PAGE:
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Blood Test Stops Cancer Return

Credit: Rob Byron/adobe

Credit: Rob Byron/adobe

By Jeanne Tie, Belinda Lee & Peter Gibbs

The ability to detect cancer DNA in a patient’s blood could enable doctors to predict the risk of cancer recurrence and track the success of treatments like chemotherapy in real time.

The full text of this article can be purchased from Informit.

Despite advances in screening and treatment, bowel cancer continues to be a major health burden, accounting for about 700,000 deaths per year worldwide. Unfortunately, Australia has one of the highest incidences of bowel cancer in the world, and bowel cancer contributes to nearly 11% of cancer deaths in this country.

At the time of initial diagnosis approximately 80% of patients with bowel cancer have apparently curable tumours that appear to be limited to the bowel, with no evidence that it has spread to elsewhere in the body. However, following successful surgery to remove this bowel cancer, a significant minority of these patients are destined to experience cancer recurrence elsewhere in the body in the following years, reflecting the fact that the cancer must already had spread at diagnosis but it could not be detected using our current standard blood tests and scans. If these patients had been treated with chemotherapy after the surgery, about one-third of these cases would have been prevented by eradicating the microscopic residual cancer cells responsible for the cancer’s return.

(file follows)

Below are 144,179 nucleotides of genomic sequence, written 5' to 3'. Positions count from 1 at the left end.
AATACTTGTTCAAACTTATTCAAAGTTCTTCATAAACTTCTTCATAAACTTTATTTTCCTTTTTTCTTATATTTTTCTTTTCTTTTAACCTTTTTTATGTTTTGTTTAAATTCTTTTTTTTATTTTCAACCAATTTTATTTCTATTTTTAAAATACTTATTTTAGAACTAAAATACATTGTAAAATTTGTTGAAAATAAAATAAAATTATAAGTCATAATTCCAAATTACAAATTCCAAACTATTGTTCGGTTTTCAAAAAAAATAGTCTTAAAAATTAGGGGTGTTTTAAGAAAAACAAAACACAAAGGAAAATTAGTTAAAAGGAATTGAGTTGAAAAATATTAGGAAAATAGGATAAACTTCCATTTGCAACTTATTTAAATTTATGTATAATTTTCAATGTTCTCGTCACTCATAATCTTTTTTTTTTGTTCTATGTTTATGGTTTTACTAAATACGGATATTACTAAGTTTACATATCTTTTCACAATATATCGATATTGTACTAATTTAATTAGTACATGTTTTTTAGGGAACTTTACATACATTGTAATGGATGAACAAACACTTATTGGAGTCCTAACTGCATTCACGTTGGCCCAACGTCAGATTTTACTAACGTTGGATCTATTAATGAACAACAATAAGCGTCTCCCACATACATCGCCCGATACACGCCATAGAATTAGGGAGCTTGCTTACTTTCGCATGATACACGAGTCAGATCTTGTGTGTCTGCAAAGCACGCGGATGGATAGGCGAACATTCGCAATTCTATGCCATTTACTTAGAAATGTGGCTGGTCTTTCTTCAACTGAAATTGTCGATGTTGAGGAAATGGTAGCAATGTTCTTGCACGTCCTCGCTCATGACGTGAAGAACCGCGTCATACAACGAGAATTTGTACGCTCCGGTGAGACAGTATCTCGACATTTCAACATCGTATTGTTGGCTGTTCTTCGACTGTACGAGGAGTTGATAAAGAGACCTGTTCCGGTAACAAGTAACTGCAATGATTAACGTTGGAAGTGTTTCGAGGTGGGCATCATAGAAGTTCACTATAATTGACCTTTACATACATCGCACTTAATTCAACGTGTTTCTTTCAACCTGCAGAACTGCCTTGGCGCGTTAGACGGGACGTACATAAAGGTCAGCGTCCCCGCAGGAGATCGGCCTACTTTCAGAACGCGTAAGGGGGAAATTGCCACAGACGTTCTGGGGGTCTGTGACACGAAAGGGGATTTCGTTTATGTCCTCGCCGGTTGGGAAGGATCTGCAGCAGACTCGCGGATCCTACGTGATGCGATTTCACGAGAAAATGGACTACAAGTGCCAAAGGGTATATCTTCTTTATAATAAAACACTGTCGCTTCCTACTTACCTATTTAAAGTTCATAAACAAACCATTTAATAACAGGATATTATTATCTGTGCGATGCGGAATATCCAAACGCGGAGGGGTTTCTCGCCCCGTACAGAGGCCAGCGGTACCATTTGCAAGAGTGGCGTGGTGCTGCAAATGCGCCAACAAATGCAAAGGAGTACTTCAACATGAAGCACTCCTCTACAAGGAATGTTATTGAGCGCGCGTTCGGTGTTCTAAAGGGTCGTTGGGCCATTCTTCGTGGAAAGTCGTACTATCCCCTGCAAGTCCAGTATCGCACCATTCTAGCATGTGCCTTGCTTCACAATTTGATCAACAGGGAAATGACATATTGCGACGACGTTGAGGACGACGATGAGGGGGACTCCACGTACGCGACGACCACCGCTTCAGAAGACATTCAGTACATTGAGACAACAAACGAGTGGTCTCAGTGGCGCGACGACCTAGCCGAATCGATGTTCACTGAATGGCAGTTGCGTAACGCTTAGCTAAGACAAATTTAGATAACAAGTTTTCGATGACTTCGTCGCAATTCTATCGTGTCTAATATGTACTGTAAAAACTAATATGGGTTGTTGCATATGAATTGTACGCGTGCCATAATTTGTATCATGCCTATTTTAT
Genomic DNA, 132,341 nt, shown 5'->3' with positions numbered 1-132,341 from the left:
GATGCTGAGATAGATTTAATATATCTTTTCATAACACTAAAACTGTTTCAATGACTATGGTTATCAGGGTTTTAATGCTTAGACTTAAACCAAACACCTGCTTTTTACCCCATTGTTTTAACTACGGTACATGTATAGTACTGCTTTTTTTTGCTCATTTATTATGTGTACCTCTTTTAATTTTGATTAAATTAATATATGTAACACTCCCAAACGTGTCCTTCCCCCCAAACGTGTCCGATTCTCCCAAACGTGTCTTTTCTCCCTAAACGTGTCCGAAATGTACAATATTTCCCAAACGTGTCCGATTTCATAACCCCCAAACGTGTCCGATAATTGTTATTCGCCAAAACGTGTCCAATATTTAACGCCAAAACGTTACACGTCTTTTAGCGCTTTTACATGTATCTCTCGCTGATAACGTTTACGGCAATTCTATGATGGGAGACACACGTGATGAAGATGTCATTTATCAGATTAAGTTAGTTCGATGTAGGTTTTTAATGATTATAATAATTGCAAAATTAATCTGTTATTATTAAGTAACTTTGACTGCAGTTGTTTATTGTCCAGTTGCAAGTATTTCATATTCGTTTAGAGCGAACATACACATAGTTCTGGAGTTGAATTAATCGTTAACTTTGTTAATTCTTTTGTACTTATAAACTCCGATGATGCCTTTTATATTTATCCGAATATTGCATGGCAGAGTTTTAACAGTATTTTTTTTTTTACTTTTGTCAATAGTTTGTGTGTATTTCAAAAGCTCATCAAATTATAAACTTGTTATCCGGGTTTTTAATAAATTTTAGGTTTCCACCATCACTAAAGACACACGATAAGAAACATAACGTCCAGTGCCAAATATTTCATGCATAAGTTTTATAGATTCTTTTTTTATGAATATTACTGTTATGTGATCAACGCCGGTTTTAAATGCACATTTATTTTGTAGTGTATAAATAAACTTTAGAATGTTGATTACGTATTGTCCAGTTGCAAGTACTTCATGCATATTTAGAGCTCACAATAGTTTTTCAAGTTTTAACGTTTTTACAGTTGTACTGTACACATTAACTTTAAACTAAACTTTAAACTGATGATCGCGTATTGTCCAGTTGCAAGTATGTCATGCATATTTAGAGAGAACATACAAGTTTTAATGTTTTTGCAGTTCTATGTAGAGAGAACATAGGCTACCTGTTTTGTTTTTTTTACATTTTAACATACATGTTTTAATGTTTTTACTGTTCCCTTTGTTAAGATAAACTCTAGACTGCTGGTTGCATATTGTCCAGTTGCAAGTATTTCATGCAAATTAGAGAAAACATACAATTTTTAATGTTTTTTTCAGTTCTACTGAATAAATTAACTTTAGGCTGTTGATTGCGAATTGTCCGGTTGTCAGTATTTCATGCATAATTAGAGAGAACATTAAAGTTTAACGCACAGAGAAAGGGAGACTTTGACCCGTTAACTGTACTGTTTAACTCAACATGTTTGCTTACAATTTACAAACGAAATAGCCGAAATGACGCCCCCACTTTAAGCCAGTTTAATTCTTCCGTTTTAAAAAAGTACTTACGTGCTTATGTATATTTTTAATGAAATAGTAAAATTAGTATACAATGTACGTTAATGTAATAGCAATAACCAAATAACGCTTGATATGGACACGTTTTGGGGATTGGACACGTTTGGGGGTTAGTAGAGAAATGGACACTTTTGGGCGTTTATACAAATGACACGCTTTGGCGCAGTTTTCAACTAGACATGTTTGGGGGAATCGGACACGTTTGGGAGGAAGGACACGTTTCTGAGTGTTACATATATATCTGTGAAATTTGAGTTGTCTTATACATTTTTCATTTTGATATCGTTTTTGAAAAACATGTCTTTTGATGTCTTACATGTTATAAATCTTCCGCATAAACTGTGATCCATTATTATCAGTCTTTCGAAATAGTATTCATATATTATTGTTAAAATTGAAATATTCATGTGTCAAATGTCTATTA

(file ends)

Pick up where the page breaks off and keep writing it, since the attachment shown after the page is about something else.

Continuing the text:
In order to estimate the risk of recurrence, an examination by pathologists of the bowel cancer removed at the time of surgery is undertaken. This specifically looks for features of the cancer that are associated with a higher recurrence risk.

For example, the...

The full text of this article can be purchased from Informit.